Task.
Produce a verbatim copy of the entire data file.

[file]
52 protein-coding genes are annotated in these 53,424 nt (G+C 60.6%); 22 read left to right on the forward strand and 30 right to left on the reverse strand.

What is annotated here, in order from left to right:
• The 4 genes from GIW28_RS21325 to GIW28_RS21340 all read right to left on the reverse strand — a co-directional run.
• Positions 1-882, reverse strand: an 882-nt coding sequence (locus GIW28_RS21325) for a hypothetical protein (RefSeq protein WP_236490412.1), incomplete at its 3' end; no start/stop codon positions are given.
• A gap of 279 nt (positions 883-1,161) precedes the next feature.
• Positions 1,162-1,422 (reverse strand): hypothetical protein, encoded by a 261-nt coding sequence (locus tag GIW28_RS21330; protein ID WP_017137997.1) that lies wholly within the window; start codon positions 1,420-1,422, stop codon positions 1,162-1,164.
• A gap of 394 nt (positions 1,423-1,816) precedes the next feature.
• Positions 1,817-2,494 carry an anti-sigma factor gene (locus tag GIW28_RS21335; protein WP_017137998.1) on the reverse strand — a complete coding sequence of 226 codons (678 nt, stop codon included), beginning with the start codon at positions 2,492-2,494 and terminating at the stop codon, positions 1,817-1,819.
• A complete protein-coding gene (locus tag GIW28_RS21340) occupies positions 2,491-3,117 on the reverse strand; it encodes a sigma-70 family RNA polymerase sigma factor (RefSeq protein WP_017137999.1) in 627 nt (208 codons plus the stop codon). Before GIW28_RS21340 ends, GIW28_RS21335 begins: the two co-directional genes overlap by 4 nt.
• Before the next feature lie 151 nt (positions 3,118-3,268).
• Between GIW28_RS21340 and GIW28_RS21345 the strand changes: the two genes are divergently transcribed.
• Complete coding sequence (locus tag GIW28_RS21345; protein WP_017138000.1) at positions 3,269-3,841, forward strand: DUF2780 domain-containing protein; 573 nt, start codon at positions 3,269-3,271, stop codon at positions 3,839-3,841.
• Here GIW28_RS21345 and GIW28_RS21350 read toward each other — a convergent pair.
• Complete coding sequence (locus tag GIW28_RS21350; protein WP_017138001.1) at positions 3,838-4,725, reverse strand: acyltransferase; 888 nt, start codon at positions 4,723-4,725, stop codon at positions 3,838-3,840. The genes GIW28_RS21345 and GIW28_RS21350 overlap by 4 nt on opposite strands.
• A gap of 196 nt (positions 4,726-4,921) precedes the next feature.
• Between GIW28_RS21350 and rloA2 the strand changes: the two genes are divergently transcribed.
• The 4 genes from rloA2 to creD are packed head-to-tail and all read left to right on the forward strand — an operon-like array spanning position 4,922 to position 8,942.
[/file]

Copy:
52 protein-coding genes are annotated in these 53,424 nt (G+C 60.6%); 22 read left to right on the forward strand and 30 right to left on the reverse strand.

What is annotated here, in order from left to right:
• The 4 genes from GIW28_RS21325 to GIW28_RS21340 all read right to left on the reverse strand — a co-directional run.
• Positions 1-882, reverse strand: an 882-nt coding sequence (locus GIW28_RS21325) for a hypothetical protein (RefSeq protein WP_236490412.1), incomplete at its 3' end; no start/stop codon positions are given.
• A gap of 279 nt (positions 883-1,161) precedes the next feature.
• Positions 1,162-1,422 (reverse strand): hypothetical protein, encoded by a 261-nt coding sequence (locus tag GIW28_RS21330; protein ID WP_017137997.1) that lies wholly within the window; start codon positions 1,420-1,422, stop codon positions 1,162-1,164.
• A gap of 394 nt (positions 1,423-1,816) precedes the next feature.
• Positions 1,817-2,494 carry an anti-sigma factor gene (locus tag GIW28_RS21335; protein WP_017137998.1) on the reverse strand — a complete coding sequence of 226 codons (678 nt, stop codon included), beginning with the start codon at positions 2,492-2,494 and terminating at the stop codon, positions 1,817-1,819.
• A complete protein-coding gene (locus tag GIW28_RS21340) occupies positions 2,491-3,117 on the reverse strand; it encodes a sigma-70 family RNA polymerase sigma factor (RefSeq protein WP_017137999.1) in 627 nt (208 codons plus the stop codon). Before GIW28_RS21340 ends, GIW28_RS21335 begins: the two co-directional genes overlap by 4 nt.
• Before the next feature lie 151 nt (positions 3,118-3,268).
• Between GIW28_RS21340 and GIW28_RS21345 the strand changes: the two genes are divergently transcribed.
• Complete coding sequence (locus tag GIW28_RS21345; protein WP_017138000.1) at positions 3,269-3,841, forward strand: DUF2780 domain-containing protein; 573 nt, start codon at positions 3,269-3,271, stop codon at positions 3,839-3,841.
• Here GIW28_RS21345 and GIW28_RS21350 read toward each other — a convergent pair.
• Complete coding sequence (locus tag GIW28_RS21350; protein WP_017138001.1) at positions 3,838-4,725, reverse strand: acyltransferase; 888 nt, start codon at positions 4,723-4,725, stop codon at positions 3,838-3,840. The genes GIW28_RS21345 and GIW28_RS21350 overlap by 4 nt on opposite strands.
• A gap of 196 nt (positions 4,726-4,921) precedes the next feature.
• Between GIW28_RS21350 and rloA2 the strand changes: the two genes are divergently transcribed.
• The 4 genes from rloA2 to creD are packed head-to-tail and all read left to right on the forward strand — an operon-like array spanning position 4,922 to position 8,942.